January 19, 2013

Harry Potter Weasley Family Clock

I have a few Harry Potter fans in my life - as is evident by the numerous Harry Potter craft items I've made in the past (like these Halloween costumes, this Educational Decree Sign, and this T-shirt).

So, when it came to making a few holiday gifts this year, I decided to go with the Harry Potter theme again.

In case you don't remember - the Weasley family has this wonderful clock that tells the location of each family member.  Locations include things like "mortal peril", "lost" and "quidditch" - which I think are very funny.  So, of course I thought it would be fun to make a working clock, with pictures of the gift recipients. 

You can pick up one of these unfinished wood clock faces at the craft store.  They have the hole already cut from the middle and can be used in a variety of ways.  I made another clock using this same base, which you can see here

To start, I made a paper circle the same size as my clock face, so that I could sketch out my design.

I won't say that the sketching was really easy :) 
I wanted 12 sections, to make it easy to tell time.  So, I cut myself a pie wedge of exactly 1/12 of the circle. Eventually, with trial and error, I figured out what each wedge would have to have sketched in it.  I outlined a wedge below so that you can see - all 12 wedges are exactly the same, and lined up one next to the other to make the clock even.  I also printed the words to fit, to trace later.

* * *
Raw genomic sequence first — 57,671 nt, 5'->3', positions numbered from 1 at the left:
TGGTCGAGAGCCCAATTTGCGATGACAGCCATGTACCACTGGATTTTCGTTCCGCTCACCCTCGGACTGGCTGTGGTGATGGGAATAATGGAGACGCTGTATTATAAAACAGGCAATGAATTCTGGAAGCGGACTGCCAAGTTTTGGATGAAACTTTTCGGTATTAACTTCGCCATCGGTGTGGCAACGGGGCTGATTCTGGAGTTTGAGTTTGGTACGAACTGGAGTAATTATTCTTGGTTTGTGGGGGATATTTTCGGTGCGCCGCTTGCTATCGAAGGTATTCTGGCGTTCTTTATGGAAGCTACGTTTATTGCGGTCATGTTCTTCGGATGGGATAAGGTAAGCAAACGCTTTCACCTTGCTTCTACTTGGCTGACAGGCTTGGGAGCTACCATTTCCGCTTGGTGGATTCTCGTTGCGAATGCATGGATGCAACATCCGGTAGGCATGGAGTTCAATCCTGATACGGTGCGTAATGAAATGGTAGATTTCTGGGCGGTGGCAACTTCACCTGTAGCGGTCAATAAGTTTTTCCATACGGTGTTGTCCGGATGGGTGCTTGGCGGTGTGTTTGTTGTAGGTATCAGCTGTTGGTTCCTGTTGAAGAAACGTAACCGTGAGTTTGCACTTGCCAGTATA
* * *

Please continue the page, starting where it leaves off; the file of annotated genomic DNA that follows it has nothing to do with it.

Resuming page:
To get the tracing onto the wood, rub pencil on the back of the paper, set it onto the wood, and trace over the lines.  A faint pencil mark will be left where you traced.  This is the method I use for the words too. 

I painted the shapes with acrylic paint, and then outlined with a fine point sharpie. 

The words were transferred first to the clock in pencil, using the method I described above, and then painted over with acrylic paint using a stylus (pictured below). 

Looking pretty good!

(Here is a picture of the clock parts you can buy at the craft store)

Because I was adding on the "spoon" faces, I had to chisel out the back of the wood a bit, so that the center shaft of the clock was long enough for the extra pieces....

I highly recommend gluing the clock mechanism to the wood to keep it from turning.  I used e6000/Amazing Goop sort of glue. 

Here is a rough idea of what the "spoons" looked like, with the faces on them.  I made them out of thin cardboard.

I painted the cardboard silver, printed tiny black and white pictures onto printer paper, cut the pictures to the correct oval shape, and glued them onto the "spoon" shapes.  Below is a close up. 

The nice thing about buying the clock workings from the craft store, is that you layer the hands yourself to put it together, so I was able to add the cardboard spoons first, then the screw to tighten it, then the clock hands.  The spoons still turn, without disturbing the clock hands. 

I sure love how it turned out!  Making a clock may seem intimidating, but it is REALLY easy.  You can do anything with the blank wood canvas - paint, mod podge, draw - anything that will make a unique clock for a specific person or place in your home. 

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  1. Wow! I'm a total Potterhead, and this will be awesome for my house.

  2. Hi if I send you my email address please could I have a quote for how much it would be for you to make me an exact replica of th weasley clock

  3. I dont understand how the spoons turn :(

    1. Hi Erica,
      The spoons are just pieces of cardboard. There is a hole in the cardboard, and it goes over the post so that they can spin around the post freely. I put them on before I put the clock hands on to hold the cardboard down. Hope this helps!

  4. Very good , thank you for sharing.